When explaining strategic feedback loops, I often use the example of a business start-up who deliver parcels throughout the London area. They have a fleet of delivery vans that go out every day across the city, delivering to a list of addresses parcels that were received into their depot overnight.

Delivery costs form the bulk of their overheads. They rent the vans. They charge them up with electrical power (it’s an all-electric fleet – green FTW!) They pay the drivers. And so on. It all adds up.

Business is good, and their customer base is growing rapidly. Do they rent more vans? Do they hire more drivers? Do they do longer routes, with longer driver hours, more recharging return-to-base trips, and higher energy bills? Or could the same number of drivers, in the same number of vans, deliver more parcels with the same mileage as before? Could their deliveries be better optimised?

Someone analyses the routes drivers have been taking, and theorises that they could have delivered the same parcels in less time driving less miles. They believe it could be done 35% more efficiently just by optimising the routes.

Importantly, using historical delivery and route data, they show on paper that an algorithm they have in mind would have saved 37% on miles and driver-hours. I, for one, would think twice about setting out to build a software system that implements unproven logic.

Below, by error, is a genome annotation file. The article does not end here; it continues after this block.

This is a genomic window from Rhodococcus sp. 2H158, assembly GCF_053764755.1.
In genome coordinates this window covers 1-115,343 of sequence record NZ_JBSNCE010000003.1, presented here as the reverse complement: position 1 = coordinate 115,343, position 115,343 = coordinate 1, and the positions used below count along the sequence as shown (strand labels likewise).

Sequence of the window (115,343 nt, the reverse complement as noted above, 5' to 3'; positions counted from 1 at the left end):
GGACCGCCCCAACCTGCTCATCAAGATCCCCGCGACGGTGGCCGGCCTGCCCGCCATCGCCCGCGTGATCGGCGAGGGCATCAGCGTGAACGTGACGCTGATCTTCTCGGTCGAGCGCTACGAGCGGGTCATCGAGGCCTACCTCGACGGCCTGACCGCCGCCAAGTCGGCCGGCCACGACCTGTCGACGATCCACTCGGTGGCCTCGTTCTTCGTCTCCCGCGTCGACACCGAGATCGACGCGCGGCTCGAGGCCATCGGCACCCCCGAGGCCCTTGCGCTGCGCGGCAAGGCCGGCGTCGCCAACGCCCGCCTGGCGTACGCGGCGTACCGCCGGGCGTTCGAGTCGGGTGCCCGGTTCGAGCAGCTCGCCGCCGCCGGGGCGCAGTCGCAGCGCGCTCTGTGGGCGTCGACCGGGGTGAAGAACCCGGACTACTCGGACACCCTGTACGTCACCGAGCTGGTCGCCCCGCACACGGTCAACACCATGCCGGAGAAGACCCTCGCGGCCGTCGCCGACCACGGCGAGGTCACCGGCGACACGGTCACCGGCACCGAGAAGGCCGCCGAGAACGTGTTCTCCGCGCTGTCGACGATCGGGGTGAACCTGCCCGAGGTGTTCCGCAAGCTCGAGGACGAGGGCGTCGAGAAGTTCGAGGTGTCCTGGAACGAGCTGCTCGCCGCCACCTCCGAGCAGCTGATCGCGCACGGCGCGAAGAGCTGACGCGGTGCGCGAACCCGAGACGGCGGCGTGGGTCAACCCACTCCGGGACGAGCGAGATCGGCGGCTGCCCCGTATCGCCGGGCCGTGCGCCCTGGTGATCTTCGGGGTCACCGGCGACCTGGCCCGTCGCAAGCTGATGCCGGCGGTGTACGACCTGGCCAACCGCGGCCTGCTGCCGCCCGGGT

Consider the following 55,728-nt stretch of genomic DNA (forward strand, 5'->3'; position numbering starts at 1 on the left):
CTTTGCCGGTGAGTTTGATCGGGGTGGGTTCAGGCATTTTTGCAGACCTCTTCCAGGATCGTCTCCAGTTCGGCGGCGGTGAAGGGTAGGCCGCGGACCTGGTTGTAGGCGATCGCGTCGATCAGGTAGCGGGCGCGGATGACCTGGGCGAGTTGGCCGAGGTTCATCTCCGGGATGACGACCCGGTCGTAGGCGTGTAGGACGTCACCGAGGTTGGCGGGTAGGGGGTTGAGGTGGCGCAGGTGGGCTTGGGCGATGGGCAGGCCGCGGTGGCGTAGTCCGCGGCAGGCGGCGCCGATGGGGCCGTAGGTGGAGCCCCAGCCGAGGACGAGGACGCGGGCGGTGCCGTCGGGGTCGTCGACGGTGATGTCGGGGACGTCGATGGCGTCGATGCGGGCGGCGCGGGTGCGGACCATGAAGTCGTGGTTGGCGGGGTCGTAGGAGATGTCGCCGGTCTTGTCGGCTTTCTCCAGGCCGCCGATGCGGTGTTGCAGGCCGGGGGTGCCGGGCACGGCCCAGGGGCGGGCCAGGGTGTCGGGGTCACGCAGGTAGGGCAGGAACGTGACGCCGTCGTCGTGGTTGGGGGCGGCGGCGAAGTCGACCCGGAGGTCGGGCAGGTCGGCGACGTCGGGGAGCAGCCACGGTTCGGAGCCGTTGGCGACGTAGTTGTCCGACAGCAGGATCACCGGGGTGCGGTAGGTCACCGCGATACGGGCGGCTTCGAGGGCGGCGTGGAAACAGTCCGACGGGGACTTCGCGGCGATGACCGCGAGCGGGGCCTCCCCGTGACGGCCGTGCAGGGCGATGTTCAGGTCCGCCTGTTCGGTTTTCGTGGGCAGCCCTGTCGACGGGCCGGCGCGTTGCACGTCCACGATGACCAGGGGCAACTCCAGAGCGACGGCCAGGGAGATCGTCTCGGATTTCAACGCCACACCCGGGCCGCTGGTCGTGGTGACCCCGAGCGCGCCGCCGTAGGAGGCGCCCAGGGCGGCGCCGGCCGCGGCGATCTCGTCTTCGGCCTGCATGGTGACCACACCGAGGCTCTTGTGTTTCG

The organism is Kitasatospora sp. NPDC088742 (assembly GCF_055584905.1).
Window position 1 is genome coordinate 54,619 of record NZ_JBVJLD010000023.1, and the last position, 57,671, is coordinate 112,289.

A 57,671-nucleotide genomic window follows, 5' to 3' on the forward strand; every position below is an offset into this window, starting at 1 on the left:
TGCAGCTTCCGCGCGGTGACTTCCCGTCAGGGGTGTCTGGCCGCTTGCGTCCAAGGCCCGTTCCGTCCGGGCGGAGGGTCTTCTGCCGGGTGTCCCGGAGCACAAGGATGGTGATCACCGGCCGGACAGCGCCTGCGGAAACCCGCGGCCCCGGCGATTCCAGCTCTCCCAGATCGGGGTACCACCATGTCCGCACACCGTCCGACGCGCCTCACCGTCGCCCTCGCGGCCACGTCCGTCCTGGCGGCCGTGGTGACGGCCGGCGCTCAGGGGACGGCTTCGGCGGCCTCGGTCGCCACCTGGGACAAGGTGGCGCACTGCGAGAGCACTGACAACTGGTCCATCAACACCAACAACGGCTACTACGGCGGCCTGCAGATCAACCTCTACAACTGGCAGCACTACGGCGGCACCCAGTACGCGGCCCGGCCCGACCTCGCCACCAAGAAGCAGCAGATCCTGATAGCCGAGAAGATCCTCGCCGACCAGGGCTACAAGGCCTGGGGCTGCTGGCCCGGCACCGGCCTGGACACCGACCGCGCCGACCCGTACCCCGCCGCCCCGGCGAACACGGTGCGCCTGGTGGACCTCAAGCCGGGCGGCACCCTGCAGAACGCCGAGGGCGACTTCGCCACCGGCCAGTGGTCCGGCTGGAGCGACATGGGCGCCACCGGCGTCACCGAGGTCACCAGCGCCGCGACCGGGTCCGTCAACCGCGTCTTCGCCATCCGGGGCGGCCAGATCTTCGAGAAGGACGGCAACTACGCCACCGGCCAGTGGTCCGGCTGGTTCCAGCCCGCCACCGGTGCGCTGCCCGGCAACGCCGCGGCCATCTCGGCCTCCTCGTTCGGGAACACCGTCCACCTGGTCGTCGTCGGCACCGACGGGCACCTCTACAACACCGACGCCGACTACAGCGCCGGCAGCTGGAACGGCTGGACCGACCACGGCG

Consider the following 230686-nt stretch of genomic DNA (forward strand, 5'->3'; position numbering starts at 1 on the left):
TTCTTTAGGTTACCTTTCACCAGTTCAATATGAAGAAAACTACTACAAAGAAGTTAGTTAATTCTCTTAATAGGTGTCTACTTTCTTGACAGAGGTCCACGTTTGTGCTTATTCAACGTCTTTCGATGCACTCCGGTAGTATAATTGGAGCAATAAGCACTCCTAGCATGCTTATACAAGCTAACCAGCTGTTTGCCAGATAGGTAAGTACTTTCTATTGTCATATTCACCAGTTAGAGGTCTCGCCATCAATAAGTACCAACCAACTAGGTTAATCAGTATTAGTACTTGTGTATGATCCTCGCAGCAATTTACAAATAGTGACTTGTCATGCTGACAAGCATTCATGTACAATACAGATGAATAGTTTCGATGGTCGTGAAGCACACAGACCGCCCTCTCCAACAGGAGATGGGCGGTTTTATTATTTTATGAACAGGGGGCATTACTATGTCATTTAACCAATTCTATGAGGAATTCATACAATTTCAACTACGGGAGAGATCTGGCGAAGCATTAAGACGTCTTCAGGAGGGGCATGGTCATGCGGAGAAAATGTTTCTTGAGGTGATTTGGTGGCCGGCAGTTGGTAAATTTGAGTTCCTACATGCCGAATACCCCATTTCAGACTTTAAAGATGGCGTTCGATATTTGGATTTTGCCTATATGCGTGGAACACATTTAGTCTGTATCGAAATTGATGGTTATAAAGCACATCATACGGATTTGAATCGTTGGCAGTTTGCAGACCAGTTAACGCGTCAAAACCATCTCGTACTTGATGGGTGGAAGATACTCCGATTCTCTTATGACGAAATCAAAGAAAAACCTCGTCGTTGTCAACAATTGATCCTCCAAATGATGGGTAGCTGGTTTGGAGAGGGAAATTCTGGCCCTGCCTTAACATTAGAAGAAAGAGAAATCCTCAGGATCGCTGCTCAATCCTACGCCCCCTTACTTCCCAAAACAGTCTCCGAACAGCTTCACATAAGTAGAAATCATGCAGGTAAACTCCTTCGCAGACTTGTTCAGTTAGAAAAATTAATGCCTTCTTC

But the on-paper execution of it takes far too long. So they hatch a plan for a software system that selects the optimum delivery routes every day using this algorithm.

Taking route optimisation as the headline goal, the developers produce a first release in 2 weeks that takes in delivery addresses from an existing data source and – as command line utility initially – produces optimised routes in simple text files to be emailed to the drivers’ smartphones. It’s not pretty, and not a long-term solution by any means. But the core logic is in there, it’s been thoroughly unit and customer tested, and it seems to work.

While the software developers move on to thinking about the system could be made more user-friendly with a graphical UI (e.g., a smartphone app), the team – which includes the customer – monitor deliveries for the next couple of weeks very closely. How long are the routes taking? How many miles are vans driving? How much energy is being used on each route? How many recharging pit-stops are drivers making each day?

This is the strategic feedback loop: have we solved the problem? If we haven’t, we need to go around again and tweak the solution (or maybe even scrap it and try something else, if we’re so far off the target, we see no value in continuing down that avenue).

This is my definition of “done”; we keep iterating until we hit the target, learning lessons with each release and getting it progressively less wrong.

Then we move on to the next business goal.